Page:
The Senate has beat back a Pirate Party petition against a proposed data retention law under consideration by the Parliamentary Joint Committee on Intelligence and Security.
The proposed law includes "tailored data retention periods for up to two years for parts of a data set, with specific time-frames taking into account agency priorities and privacy and cost impacts."
Senator Scott Ludlam of the Greens tabled the petition (PDF), which was circulated by the Pirate Party and had 1447 signatures raising concerns about the proposed changes to national security laws.
The Senate voted against the Ludlam motion by a vote of 9-33.
Data retention: Who wants it, who doesn't and why Data retention: the case against
Speaking on the Senate floor, Ludlam said that of about 5,500 submissions received in the inquiry by the joint committee, 98.9 per cent opposed the two-year data retention law that was proposed for all Australians, not including confidential submissions.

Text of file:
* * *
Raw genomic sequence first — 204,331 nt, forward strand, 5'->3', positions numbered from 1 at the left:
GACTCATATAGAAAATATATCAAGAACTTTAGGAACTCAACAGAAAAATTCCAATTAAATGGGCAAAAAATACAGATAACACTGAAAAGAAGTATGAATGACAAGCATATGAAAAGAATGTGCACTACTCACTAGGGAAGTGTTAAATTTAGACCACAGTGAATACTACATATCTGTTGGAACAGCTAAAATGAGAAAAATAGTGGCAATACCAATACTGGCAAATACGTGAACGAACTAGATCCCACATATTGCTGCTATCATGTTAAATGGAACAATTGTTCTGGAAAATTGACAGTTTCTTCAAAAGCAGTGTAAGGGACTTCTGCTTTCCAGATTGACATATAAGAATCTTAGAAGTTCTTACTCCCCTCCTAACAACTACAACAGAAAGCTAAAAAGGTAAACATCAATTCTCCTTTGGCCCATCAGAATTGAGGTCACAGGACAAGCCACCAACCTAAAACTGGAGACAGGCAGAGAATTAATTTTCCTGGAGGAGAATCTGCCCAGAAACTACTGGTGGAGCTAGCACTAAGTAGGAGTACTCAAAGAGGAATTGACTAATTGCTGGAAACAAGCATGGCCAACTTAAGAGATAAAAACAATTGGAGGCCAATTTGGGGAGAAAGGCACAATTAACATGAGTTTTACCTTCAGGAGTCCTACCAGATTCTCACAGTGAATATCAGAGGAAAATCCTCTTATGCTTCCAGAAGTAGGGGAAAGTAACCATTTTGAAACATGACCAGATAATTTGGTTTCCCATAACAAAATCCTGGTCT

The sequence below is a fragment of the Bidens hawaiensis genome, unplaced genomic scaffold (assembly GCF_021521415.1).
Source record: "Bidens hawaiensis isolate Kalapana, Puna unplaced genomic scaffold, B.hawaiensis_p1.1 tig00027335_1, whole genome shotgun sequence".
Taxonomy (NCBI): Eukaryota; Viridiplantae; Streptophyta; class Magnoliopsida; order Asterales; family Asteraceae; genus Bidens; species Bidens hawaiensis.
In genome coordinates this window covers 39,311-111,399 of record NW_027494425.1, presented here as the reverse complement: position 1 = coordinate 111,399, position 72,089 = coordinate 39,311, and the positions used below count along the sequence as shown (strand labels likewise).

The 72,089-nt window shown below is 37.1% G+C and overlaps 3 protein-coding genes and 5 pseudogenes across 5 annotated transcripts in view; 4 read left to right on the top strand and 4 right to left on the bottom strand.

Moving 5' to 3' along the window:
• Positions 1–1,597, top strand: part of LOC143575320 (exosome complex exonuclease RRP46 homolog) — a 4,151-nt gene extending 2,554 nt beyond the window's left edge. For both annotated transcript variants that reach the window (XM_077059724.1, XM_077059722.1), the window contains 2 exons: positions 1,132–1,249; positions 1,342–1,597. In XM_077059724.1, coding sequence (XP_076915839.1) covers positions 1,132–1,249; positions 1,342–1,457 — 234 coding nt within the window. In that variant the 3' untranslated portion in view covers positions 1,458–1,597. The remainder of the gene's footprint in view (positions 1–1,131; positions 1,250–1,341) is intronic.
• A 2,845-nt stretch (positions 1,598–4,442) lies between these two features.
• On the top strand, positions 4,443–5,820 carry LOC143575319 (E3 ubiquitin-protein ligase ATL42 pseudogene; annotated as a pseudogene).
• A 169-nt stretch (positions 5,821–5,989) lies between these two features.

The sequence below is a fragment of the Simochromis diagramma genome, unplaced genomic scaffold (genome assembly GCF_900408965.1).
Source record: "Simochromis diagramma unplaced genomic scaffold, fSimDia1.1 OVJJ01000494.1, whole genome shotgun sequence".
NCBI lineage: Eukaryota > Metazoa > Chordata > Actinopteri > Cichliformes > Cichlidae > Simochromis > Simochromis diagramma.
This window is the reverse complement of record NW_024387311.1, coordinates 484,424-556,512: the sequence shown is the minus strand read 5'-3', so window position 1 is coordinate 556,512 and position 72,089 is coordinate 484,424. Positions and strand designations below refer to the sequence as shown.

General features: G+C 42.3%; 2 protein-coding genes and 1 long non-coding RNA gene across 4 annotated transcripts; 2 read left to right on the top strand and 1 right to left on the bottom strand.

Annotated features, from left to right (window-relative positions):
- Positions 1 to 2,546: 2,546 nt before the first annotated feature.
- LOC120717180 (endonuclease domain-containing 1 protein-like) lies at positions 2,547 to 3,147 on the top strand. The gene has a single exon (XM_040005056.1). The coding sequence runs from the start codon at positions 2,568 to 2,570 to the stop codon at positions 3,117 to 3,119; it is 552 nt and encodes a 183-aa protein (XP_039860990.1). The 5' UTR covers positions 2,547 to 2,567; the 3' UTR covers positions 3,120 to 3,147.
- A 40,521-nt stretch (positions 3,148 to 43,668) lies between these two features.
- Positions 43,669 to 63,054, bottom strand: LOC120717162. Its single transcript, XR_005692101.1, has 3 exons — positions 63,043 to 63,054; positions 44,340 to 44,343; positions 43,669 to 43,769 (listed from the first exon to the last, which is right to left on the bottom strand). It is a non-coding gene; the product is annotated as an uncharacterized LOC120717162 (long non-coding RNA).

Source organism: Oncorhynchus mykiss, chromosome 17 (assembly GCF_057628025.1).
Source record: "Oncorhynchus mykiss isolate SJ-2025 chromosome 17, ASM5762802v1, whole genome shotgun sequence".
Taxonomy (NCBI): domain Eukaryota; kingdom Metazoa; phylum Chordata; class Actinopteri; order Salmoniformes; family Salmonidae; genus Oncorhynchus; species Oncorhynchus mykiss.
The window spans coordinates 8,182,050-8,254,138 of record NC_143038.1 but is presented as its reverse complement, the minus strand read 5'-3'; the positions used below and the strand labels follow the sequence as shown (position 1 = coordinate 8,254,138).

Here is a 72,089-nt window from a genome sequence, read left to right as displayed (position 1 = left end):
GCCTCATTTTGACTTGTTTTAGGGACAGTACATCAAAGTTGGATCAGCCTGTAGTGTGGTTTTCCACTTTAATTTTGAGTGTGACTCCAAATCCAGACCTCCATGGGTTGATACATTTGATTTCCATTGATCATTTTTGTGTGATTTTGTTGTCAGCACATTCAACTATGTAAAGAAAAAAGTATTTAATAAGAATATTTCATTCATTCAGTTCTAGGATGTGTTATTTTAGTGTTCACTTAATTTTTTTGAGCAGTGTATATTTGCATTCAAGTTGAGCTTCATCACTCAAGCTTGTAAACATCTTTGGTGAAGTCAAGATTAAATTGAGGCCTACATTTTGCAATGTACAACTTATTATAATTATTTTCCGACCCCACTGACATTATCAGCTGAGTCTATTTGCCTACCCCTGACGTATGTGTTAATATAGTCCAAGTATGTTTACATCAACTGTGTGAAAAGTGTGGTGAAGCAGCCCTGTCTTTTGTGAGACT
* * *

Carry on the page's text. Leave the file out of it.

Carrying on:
"I hope our new Attorney General pays very close attention to the tenor of the submissions to the national security inquiry," Ludlam said.
Pirate Party secretary Brendan Molloy said in a statement that the petitioners "believe that law enforcement agencies should be not be able to apply indiscriminate and wholesale surveillance to the Australian public".
"Data retention is fraught with danger. It is not a matter of if the data leaks, but when, as documents gained through freedom of information requests have reinforced."
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